Weekend Open Thread | What are you reading, etc?

It’s the first week of December here in the South–and I imagine other regions as well–so you know what that means. College Football Playoffs! So we’ll start the Open Thread a bit early.

Let’s browse through this old book, to which I plan to attend when I am not otherwise occupied.

Reflections; or Sentences and Moral Maxims. François Duc de La Rochefoucauld, Prince de Marsillac. J.W. Willis Bund and J. Hain Friswell, trans. Samson Low, Marston, Dearle & Rivington (limited), London. 1888.

Mine is a book in good shape, but still fragile, so excuse the phone pics. After the quite lengthy Preface and Introduction, we read 500+ Sentences and Moral Maxims, many of which are sourced to literature, and then on to the Reflections. There is an Index.

Along the we find this newspaper clipping.

It is not a crime to fail, but it is a crime against one’s better nature to brood upon failures.

If I had nothing to do I would use Newspapers dot com to track this down. Bu as I have mentioned, it’s College Football Playoff Weekend.

And you? What are you reading?

[Don’t forget to share & repost.}

6 thoughts on “Weekend Open Thread | What are you reading, etc?”

  1. We had a heavy snowfall this weekend which took down some lines on our street, so we were without power all of Saturday. I huddled under a pile of down and fleece blankets and started a delightful victorian travel book “The Lightning Conductor: The Strange Adventures of a Motor Car by C. N. Williamson (Editor), A. M. Williamson, 1903. It is the story of a very modern American girl on a grand road trip through Europe. It’s a screwball comedy + travelogue and it is so much fun!

    1. Those are rather pleasant days if you can keep warm, have nothing important to do and enough food and drinks.
      The heroine in your book probably would have found this little book handy on her travels. A Woman’s Guide to Paris. 1910. Some of the more interesting suggestions include: Under the chapter titled “Amusements” is a trip to the Women’s Suffrage Society Tea Room. Right up our alley is the Bibliotheque Nationale on the rue de Richelieu (a name we’re familiar with if from nowhere else than The Three Musketeers). The book suggest a single woman alone not attend any of the ‘celebrated Paris balls’ as she will likely “… attract more attention than she want.”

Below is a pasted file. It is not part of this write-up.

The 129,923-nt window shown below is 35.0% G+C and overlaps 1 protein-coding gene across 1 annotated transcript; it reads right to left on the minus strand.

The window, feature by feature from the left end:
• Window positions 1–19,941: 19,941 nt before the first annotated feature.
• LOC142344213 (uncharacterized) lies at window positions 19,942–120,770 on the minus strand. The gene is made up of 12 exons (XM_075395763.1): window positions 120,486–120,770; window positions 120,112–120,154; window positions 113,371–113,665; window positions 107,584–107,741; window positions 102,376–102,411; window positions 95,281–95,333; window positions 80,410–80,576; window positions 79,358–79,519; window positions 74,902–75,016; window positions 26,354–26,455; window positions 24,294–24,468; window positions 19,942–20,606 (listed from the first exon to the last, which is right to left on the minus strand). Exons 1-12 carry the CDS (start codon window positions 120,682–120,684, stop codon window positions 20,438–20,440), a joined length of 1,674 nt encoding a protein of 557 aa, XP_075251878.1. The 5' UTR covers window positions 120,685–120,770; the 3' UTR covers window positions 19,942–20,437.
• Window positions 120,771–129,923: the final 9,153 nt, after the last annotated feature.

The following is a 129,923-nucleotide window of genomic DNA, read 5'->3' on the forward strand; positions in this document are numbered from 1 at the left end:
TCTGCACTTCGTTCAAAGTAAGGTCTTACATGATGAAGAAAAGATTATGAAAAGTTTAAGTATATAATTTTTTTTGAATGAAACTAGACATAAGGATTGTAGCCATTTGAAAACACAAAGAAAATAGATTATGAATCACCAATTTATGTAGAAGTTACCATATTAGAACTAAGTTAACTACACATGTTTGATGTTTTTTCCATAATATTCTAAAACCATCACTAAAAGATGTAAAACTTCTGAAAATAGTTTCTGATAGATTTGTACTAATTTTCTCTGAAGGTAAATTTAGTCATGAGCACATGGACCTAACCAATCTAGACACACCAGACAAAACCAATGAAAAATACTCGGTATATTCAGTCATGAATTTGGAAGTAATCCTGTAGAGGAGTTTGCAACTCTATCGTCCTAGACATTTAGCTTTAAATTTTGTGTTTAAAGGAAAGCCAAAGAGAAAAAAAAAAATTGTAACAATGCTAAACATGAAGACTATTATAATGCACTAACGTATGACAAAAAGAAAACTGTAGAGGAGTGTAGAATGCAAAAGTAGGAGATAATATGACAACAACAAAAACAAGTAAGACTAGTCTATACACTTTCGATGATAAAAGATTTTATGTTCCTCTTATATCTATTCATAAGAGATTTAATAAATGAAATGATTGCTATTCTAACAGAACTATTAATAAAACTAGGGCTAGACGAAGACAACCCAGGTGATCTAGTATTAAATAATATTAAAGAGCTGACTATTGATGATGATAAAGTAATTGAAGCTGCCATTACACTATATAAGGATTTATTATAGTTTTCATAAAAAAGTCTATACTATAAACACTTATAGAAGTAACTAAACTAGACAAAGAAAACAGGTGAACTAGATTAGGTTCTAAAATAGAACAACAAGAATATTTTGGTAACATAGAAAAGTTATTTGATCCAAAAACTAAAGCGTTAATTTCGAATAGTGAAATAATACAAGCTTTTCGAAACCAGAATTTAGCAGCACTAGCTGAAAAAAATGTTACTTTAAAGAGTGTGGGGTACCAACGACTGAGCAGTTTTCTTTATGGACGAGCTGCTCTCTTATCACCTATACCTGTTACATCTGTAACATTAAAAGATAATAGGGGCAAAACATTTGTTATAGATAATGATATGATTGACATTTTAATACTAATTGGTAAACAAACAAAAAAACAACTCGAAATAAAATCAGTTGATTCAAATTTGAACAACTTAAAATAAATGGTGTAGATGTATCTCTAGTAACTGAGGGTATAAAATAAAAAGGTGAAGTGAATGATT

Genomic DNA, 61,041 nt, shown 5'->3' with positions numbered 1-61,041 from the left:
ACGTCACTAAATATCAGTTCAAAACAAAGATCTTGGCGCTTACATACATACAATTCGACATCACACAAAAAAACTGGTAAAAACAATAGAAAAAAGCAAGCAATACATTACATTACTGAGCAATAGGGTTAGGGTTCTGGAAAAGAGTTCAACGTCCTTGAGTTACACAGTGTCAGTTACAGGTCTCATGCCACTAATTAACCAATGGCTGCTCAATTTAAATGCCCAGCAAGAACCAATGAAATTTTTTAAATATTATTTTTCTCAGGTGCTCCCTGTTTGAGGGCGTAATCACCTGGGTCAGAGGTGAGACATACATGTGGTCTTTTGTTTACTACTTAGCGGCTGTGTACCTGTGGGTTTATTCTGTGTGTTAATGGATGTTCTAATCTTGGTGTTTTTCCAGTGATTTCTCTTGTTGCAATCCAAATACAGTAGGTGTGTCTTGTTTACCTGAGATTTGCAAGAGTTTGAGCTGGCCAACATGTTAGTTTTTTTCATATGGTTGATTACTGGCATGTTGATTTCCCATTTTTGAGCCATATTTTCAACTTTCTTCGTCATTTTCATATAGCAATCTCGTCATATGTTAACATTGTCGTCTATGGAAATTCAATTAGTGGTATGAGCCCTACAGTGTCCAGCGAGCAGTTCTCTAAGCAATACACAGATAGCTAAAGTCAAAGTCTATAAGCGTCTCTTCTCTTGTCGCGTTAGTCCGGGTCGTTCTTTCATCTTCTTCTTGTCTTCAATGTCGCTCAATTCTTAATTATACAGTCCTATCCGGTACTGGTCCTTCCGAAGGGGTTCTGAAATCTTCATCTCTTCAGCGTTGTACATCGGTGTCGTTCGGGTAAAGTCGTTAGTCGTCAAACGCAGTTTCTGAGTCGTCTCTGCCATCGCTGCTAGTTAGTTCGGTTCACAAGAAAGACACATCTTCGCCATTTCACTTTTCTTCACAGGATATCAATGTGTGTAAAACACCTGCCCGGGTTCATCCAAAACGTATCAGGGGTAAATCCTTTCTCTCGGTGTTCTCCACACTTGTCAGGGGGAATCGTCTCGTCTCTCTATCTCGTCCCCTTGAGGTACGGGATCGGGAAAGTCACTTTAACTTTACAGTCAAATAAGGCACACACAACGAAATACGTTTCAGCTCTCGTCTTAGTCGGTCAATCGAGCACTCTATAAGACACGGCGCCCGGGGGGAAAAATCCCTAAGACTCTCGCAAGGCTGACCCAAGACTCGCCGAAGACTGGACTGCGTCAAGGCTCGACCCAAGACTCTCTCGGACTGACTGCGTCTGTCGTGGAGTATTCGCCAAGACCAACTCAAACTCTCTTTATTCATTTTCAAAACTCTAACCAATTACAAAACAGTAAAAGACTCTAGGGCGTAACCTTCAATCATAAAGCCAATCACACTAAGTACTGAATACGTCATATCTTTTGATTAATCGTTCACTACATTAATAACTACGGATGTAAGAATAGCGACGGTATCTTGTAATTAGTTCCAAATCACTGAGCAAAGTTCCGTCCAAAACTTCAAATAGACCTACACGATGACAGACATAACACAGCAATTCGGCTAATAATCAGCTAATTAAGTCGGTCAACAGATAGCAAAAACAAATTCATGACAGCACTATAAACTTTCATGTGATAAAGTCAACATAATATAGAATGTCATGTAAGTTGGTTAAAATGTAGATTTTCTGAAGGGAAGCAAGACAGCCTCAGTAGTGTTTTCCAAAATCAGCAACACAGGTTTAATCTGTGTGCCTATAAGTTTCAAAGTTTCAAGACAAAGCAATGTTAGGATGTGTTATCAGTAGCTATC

2. 1905 The Great Events by Famous Historians. Volume III. AD 13 – 409. This is the only volume I have. I believe it was a 22 volume set. This one deals a great deal with religion. The crucifixion, the fall of Rome, spread of Christianity and Jewish revolt etc. The few illustrations are very nice. It seems to be a cheap version as the paper quality is poor and unevenly cut and many pages uncut. What is the prevailing theory on to cut or not to cut these pages? As I don’t think this book has great value, it probably dosen’t really matter. However, that tissue type paper (anyone know what that sheet is called?) they use to put in front of the illustrations are pretty with sepia colored images and the Title and Artist of the illustration. Not something I’ve seen before.

    1. I have made you an author. Should you ever want to post / cross post feel free. Wednesday if Off Topic Wednesday, a fine day to post about old engineering gadgets. One of our members is a retired draftsman and she has all sorts of old tools and such she loves to share.

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